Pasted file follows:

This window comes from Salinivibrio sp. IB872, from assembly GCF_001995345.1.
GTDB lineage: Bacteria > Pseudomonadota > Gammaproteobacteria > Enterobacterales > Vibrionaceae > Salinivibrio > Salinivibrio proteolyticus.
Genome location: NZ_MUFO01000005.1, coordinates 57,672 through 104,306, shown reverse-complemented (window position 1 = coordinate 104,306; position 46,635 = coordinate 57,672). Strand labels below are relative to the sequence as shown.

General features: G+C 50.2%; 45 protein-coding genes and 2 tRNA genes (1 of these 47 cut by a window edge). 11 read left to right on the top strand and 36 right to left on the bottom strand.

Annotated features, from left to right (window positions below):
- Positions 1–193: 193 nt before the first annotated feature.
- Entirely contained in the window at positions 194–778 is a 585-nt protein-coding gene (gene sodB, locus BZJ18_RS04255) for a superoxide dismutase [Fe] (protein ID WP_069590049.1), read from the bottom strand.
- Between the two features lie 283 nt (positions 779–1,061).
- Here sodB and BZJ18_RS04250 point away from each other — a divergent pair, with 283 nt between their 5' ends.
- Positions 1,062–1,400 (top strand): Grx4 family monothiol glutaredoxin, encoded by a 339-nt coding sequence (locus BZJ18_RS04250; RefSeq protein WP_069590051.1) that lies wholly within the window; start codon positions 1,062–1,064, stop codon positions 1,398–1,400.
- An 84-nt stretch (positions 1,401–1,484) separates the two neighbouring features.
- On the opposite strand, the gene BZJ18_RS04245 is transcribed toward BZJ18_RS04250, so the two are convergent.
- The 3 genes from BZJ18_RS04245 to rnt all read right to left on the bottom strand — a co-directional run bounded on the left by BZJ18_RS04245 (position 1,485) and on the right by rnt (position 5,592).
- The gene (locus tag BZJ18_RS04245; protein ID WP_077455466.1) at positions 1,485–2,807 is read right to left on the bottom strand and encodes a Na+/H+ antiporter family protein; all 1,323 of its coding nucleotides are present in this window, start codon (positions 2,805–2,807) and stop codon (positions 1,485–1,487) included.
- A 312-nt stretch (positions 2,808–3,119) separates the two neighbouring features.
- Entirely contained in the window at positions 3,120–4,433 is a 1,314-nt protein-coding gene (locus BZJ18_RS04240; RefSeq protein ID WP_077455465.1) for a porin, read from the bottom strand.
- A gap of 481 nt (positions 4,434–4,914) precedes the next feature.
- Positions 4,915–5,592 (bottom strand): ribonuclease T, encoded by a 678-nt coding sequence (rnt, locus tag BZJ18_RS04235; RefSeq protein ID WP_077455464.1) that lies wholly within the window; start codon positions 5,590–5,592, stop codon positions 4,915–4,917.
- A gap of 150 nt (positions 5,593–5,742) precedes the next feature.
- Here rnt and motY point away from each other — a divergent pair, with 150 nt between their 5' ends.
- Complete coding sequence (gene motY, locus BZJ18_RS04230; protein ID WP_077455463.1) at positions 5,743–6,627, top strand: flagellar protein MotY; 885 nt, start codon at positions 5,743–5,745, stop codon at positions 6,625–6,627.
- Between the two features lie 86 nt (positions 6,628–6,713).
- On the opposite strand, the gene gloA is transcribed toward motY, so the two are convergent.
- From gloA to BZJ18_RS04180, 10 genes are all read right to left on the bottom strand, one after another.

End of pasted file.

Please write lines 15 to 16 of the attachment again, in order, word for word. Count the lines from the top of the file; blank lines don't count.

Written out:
- A 312-nt stretch (positions 2,808–3,119) separates the two neighbouring features.
- Entirely contained in the window at positions 3,120–4,433 is a 1,314-nt protein-coding gene (locus BZJ18_RS04240; RefSeq protein ID WP_077455465.1) for a porin, read from the bottom strand.